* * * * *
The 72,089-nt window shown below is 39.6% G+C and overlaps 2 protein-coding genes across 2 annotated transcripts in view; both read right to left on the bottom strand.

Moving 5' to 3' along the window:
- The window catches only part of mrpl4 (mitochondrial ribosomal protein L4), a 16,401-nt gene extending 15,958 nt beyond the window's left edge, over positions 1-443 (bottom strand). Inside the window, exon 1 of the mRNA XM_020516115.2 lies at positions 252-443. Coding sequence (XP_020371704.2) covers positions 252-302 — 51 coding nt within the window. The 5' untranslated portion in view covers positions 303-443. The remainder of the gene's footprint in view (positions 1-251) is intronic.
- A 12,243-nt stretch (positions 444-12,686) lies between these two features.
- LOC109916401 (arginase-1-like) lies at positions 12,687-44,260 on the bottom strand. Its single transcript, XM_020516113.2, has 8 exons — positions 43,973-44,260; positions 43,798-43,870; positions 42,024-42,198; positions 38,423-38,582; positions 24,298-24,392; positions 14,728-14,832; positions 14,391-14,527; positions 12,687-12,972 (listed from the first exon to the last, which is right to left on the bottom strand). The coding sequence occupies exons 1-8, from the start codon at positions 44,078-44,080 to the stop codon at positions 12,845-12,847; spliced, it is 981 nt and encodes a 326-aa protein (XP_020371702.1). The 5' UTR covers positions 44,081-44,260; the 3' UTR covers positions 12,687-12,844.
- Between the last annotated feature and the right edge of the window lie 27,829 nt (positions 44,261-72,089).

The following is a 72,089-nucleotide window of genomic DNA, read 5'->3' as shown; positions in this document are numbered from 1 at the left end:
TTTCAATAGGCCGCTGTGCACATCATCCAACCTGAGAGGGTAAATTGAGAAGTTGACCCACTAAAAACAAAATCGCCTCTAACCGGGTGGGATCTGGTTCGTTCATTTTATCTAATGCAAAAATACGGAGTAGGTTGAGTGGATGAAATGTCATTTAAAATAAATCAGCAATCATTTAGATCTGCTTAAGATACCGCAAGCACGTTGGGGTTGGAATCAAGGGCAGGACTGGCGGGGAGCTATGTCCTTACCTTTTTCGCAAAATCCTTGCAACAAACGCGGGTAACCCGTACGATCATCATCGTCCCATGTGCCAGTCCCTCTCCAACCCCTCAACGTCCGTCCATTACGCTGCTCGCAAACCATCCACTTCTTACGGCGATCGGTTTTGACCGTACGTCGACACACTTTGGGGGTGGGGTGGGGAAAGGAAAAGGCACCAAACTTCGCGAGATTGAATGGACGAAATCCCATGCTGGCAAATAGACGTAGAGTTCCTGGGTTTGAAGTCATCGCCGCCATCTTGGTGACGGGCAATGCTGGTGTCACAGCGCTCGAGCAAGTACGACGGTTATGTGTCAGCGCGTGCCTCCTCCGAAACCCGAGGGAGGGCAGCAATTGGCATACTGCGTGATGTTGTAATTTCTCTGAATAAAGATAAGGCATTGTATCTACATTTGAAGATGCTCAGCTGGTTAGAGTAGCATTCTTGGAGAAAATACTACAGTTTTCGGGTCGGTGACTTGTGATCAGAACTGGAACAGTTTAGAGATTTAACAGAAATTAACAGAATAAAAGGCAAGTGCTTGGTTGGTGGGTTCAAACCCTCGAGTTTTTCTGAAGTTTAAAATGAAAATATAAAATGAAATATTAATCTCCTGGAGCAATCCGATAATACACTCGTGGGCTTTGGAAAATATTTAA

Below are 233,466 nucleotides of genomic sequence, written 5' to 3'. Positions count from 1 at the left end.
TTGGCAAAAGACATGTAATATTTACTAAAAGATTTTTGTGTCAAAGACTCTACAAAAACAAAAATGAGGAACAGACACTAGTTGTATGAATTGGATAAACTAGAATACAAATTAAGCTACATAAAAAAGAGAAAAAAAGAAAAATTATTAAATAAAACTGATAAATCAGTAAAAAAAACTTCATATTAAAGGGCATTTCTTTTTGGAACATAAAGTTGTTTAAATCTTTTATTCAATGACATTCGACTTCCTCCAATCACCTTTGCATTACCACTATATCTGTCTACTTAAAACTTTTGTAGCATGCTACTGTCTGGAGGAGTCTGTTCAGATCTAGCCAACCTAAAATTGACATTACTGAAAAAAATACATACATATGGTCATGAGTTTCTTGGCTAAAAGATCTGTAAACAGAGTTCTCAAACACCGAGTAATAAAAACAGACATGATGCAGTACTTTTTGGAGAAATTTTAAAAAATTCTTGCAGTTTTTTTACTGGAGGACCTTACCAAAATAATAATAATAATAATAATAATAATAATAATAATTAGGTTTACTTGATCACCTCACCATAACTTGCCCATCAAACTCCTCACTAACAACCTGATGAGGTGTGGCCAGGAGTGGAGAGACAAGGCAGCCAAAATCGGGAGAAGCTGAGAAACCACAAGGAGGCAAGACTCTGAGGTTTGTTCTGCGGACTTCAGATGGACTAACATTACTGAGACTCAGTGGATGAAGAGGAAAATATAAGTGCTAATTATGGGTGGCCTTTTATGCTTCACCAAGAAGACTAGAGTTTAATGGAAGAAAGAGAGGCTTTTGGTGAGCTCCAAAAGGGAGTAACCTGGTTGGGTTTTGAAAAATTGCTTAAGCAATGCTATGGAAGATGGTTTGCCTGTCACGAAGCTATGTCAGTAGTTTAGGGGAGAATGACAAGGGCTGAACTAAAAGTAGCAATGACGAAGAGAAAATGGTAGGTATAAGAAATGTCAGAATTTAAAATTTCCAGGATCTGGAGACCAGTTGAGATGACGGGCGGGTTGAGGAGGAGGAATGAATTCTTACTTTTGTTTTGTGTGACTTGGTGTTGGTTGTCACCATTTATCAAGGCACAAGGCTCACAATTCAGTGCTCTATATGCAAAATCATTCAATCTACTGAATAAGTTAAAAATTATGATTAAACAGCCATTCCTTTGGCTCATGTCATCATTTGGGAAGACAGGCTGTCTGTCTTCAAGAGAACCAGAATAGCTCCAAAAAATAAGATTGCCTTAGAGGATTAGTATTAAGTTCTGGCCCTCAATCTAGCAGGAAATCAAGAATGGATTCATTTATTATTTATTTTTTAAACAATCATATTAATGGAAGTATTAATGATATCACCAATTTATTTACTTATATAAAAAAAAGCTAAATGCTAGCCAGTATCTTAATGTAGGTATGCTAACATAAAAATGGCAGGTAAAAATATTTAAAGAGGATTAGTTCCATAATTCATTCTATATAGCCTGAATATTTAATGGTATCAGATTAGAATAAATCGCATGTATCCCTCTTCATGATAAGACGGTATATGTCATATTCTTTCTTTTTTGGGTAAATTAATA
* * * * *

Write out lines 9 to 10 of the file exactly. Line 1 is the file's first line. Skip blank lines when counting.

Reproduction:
Below are 233,466 nucleotides of genomic sequence, written 5' to 3'. Positions count from 1 at the left end.
TTGGCAAAAGACATGTAATATTTACTAAAAGATTTTTGTGTCAAAGACTCTACAAAAACAAAAATGAGGAACAGACACTAGTTGTATGAATTGGATAAACTAGAATACAAATTAAGCTACATAAAAAAGAGAAAAAAAGAAAAATTATTAAATAAAACTGATAAATCAGTAAAAAAAACTTCATATTAAAGGGCATTTCTTTTTGGAACATAAAGTTGTTTAAATCTTTTATTCAATGACATTCGACTTCCTCCAATCACCTTTGCATTACCACTATATCTGTCTACTTAAAACTTTTGTAGCATGCTACTGTCTGGAGGAGTCTGTTCAGATCTAGCCAACCTAAAATTGACATTACTGAAAAAAATACATACATATGGTCATGAGTTTCTTGGCTAAAAGATCTGTAAACAGAGTTCTCAAACACCGAGTAATAAAAACAGACATGATGCAGTACTTTTTGGAGAAATTTTAAAAAATTCTTGCAGTTTTTTTACTGGAGGACCTTACCAAAATAATAATAATAATAATAATAATAATAATAATAATTAGGTTTACTTGATCACCTCACCATAACTTGCCCATCAAACTCCTCACTAACAACCTGATGAGGTGTGGCCAGGAGTGGAGAGACAAGGCAGCCAAAATCGGGAGAAGCTGAGAAACCACAAGGAGGCAAGACTCTGAGGTTTGTTCTGCGGACTTCAGATGGACTAACATTACTGAGACTCAGTGGATGAAGAGGAAAATATAAGTGCTAATTATGGGTGGCCTTTTATGCTTCACCAAGAAGACTAGAGTTTAATGGAAGAAAGAGAGGCTTTTGGTGAGCTCCAAAAGGGAGTAACCTGGTTGGGTTTTGAAAAATTGCTTAAGCAATGCTATGGAAGATGGTTTGCCTGTCACGAAGCTATGTCAGTAGTTTAGGGGAGAATGACAAGGGCTGAACTAAAAGTAGCAATGACGAAGAGAAAATGGTAGGTATAAGAAATGTCAGAATTTAAAATTTCCAGGATCTGGAGACCAGTTGAGATGACGGGCGGGTTGAGGAGGAGGAATGAATTCTTACTTTTGTTTTGTGTGACTTGGTGTTGGTTGTCACCATTTATCAAGGCACAAGGCTCACAATTCAGTGCTCTATATGCAAAATCATTCAATCTACTGAATAAGTTAAAAATTATGATTAAACAGCCATTCCTTTGGCTCATGTCATCATTTGGGAAGACAGGCTGTCTGTCTTCAAGAGAACCAGAATAGCTCCAAAAAATAAGATTGCCTTAGAGGATTAGTATTAAGTTCTGGCCCTCAATCTAGCAGGAAATCAAGAATGGATTCATTTATTATTTATTTTTTAAACAATCATATTAATGGAAGTATTAATGATATCACCAATTTATTTACTTATATAAAAAAAAGCTAAATGCTAGCCAGTATCTTAATGTAGGTATGCTAACATAAAAATGGCAGGTAAAAATATTTAAAGAGGATTAGTTCCATAATTCATTCTATATAGCCTGAATATTTAATGGTATCAGATTAGAATAAATCGCATGTATCCCTCTTCATGATAAGACGGTATATGTCATATTCTTTCTTTTTTGGGTAAATTAATA